19 December, Kiev. The European Union and Ukraine closed negotiations on the Association Agreement, though the document was not initialled. The reason was the politically motivated trial of Ukrainian former Prime Minister Yulia Tymoshenko, sentenced to 7 years’ imprisonment. Therefore, the Polish Presidency of the EU Council did not manage to bring Ukraine closer to Europe. What conclusions shall Poland’s diplomatic service draw from this EU-Ukraine summit?
“Today, we can publically announce that negotiations on the Association Agreement have been finalized… This is a giant step for our relations. .. It is also of decisive importance for Ukraine’s progress towards modernisation, prosperity…,” announced President of the EU Council Herman Van Rompuy during the EU-Ukraine summit held on 19 December in Kiev. He was echoed by the host of the summit – President Viktor Yanukovych said: “The Ukrainian side is satisfied with the results of today’s Summit. I think that it has the full right to be considered a milestone event in the bilateral relations.” If we take the participants’ word for it, the only things lacking at the conference, the crowning moment of the event, were thunderous applause and thrown confetti.
Those interested in creating an optimistic impression of the Summit were trying to show positive points of the Summit to the very end. Commentators complaining that the long-awaited Association Agreement was not signed, or even initialled, received a quick response: it is no problem. After all, on Friday before the Summit, Mikolaj Dowgielewicz, Polish MFA Secretary of State, was already reassuring that in case the initialling not taking place at the Summit, it could still be possible to happen right after the meeting in December this year. A similar positive attitude is shared by Ukrainian politicians – Deputy PM Andriy Kluiev expects the signing is to take place in one, or one and a half, month. Deputy Foreign Minister Pavlo Klimkin is even slightly more enthusiastic, forseeing initialling of the agreement being held in several weeks.
The summit of Polish presidency
If the initialling of the agreement does not seem to be an urgent matter, and we are witnesses to “milestones” and “giant steps,” then why the Kiev summit is supposed to be a disappointment? The answer is simple. Ukraine was to have been the high point of the Polish Presidency of the EU Council and signing the Association Agreement between this country and the Union – its culmination that did not happen.
Unfortunately, the whole process was effectively blocked by countries – first of all Germany and France – reluctant towards shifting the focus of EU eastern foreign policy at the cost of changing relations with Russia. Arresting Yulia Tymoshenko became a perfect pretext for hindering negotiations. Hopes of Ukrainian authorities counting on Tymoshenko’s trial being dismissed in the same way as that of Khodorkovsky in Russia proved futile. It occurred that the former PM appeared in the West as an icon and a guarantor of democracy – raison d`être of freedom in the Dnieper country. With heavy hearts, supporters of the EU integration were forced to state that Ukraine is no Russia (Paweł Kowal wrote about it in Polish magazine Teologia Polityczna). They could not, however, count on anything else – the country interested in EU membership is indeed Ukraine, not its bigger neighbour.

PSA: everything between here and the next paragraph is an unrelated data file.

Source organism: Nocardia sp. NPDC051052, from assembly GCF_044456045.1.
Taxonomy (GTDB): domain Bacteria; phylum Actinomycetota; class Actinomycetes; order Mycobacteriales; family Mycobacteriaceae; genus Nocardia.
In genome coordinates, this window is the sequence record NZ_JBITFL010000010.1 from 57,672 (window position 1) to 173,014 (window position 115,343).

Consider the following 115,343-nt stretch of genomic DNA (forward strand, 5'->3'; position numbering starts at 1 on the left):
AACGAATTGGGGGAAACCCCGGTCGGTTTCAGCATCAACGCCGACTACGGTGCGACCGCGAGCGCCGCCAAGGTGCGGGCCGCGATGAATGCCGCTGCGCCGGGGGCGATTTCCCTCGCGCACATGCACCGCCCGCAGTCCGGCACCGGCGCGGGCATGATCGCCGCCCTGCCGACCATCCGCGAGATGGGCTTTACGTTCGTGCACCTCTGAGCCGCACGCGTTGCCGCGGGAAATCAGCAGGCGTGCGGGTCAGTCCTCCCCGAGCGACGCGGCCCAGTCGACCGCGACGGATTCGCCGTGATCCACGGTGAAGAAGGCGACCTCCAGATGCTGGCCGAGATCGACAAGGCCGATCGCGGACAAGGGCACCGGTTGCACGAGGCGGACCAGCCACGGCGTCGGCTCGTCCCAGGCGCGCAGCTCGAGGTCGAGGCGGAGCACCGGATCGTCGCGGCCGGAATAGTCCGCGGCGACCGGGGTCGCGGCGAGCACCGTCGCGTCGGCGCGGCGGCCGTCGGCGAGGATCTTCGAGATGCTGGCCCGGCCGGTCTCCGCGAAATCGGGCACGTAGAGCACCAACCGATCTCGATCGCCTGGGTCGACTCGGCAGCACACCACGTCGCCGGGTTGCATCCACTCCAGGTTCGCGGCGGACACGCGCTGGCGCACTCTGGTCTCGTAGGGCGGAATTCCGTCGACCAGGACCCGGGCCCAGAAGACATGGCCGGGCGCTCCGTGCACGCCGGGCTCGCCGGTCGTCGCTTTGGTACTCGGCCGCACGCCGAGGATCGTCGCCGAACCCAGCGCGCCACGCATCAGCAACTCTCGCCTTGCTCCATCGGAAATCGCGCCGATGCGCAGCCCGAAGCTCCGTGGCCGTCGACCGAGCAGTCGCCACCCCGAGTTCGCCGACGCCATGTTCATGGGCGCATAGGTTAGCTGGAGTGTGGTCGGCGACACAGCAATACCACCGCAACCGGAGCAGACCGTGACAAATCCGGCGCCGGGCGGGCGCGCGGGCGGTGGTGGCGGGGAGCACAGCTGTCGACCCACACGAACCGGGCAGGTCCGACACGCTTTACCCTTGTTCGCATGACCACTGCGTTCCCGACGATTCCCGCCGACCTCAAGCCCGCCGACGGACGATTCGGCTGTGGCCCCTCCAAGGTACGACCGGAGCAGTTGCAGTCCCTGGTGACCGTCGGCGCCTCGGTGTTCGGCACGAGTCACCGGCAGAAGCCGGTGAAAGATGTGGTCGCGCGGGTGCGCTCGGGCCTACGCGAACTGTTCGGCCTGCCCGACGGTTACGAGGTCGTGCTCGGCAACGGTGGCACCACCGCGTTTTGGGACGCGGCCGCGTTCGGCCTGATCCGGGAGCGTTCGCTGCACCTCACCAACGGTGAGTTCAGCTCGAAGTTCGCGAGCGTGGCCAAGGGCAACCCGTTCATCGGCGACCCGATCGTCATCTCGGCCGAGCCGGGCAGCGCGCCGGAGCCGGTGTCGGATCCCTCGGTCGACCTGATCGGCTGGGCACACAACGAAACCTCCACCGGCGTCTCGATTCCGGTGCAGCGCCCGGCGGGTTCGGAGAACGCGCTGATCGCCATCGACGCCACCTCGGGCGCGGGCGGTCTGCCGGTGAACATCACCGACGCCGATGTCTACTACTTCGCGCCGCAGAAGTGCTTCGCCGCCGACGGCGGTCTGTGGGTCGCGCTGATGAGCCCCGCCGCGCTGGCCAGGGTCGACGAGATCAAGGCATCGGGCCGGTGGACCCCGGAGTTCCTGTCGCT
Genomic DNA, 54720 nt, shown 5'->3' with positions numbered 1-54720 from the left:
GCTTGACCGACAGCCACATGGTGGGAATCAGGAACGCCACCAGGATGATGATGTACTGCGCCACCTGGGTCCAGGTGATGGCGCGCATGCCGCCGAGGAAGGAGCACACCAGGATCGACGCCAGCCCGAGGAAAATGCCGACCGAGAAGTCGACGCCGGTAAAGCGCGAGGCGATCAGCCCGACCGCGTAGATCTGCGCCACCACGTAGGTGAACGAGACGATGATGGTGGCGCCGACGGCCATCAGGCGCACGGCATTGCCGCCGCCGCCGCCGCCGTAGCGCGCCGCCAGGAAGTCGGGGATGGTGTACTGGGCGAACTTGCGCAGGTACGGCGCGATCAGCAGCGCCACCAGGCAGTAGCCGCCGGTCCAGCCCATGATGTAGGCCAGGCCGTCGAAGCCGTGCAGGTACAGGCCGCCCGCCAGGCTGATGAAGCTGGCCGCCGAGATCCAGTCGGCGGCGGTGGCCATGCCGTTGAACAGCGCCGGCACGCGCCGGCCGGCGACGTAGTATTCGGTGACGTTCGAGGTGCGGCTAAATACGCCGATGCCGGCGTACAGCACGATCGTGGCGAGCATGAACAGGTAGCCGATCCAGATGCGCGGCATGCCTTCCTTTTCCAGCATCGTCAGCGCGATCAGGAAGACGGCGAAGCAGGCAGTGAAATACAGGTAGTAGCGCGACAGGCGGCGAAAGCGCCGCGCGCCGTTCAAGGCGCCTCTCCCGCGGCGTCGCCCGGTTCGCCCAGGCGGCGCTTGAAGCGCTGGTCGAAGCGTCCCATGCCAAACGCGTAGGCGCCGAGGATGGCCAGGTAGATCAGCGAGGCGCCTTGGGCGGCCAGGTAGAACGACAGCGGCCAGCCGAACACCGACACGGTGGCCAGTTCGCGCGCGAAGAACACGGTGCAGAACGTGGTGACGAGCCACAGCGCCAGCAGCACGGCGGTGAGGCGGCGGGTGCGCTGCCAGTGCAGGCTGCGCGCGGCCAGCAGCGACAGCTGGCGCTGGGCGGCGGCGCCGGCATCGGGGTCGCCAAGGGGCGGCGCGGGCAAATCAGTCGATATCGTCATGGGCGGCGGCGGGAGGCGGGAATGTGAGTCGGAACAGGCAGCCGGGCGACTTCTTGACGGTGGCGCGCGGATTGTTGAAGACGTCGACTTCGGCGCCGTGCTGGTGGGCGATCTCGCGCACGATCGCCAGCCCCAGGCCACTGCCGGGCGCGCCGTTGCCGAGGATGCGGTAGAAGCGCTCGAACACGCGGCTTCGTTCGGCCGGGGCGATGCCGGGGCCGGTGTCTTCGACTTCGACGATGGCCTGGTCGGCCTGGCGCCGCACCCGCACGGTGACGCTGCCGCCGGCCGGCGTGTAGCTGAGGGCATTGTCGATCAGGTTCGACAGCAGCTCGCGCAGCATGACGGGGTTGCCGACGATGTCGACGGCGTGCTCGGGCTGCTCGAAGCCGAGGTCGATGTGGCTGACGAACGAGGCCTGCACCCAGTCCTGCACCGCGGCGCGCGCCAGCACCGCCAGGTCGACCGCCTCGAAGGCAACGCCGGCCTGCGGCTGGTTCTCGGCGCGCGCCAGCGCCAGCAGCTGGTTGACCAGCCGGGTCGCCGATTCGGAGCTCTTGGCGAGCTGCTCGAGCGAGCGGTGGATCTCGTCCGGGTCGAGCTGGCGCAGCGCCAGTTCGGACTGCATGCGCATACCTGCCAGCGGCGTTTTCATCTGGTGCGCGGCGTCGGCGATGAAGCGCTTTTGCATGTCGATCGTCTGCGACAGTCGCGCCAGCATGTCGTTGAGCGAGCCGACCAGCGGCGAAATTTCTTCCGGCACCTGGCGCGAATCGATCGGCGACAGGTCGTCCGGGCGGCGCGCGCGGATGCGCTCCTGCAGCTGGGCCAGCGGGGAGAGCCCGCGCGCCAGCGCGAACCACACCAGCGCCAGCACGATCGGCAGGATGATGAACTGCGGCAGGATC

The failed exam
Too late the Polish diplomacy noticed the threat. Procrastinating while pursuing accomplishment of such a complex integration process as finalizing an association agreement cannot be allowed. And this is exactly what happened with the last minute diplomatic offensive of Polish politicians – President Komorowski (meetings with the Ukrainian head of state in Hel, Warsaw and Wrocław), former President Aleksander Kwaśniewski (the mediator in the case of Tymoshenko’s release during and after the Yalta European Strategy summit) and Minister Radek Sikorski (a meeting, together with his Swedish counterpart, with the wealthiest man in Ukraine Rinat Akhmetov in Donetsk, later strongly criticized by local media) . It is worth reminding that several months earlier, from October 2010 to the end May 2011, the office of Polish ambassador in Kiev was vacant. Only Henryk Litwin’s nomination scotched the rumours, not denied by the Polish MFA, concerning Poland’s uneasy relationship with Ukraine, of which the delay in appointing the ambassador was a telltale sign.
Bearing in mind those facts, it is difficult to avoid the impression that Poland remembered Ukraine and its role within the Presidency plans at the eleventh hour. Instead of convincing Yanukovych not to release Tymoshenko, Poland should persuade him not to sentence her at all. Regrettably, doing homework just before the lesson almost never results in a good mark and this is what happened to the Ukrainian element of the presidential programme. Ukraine, together with Polish diplomatic service, failed the test the association agreement was. Now all that remains is to wait for the actual outcome.
Translated by KD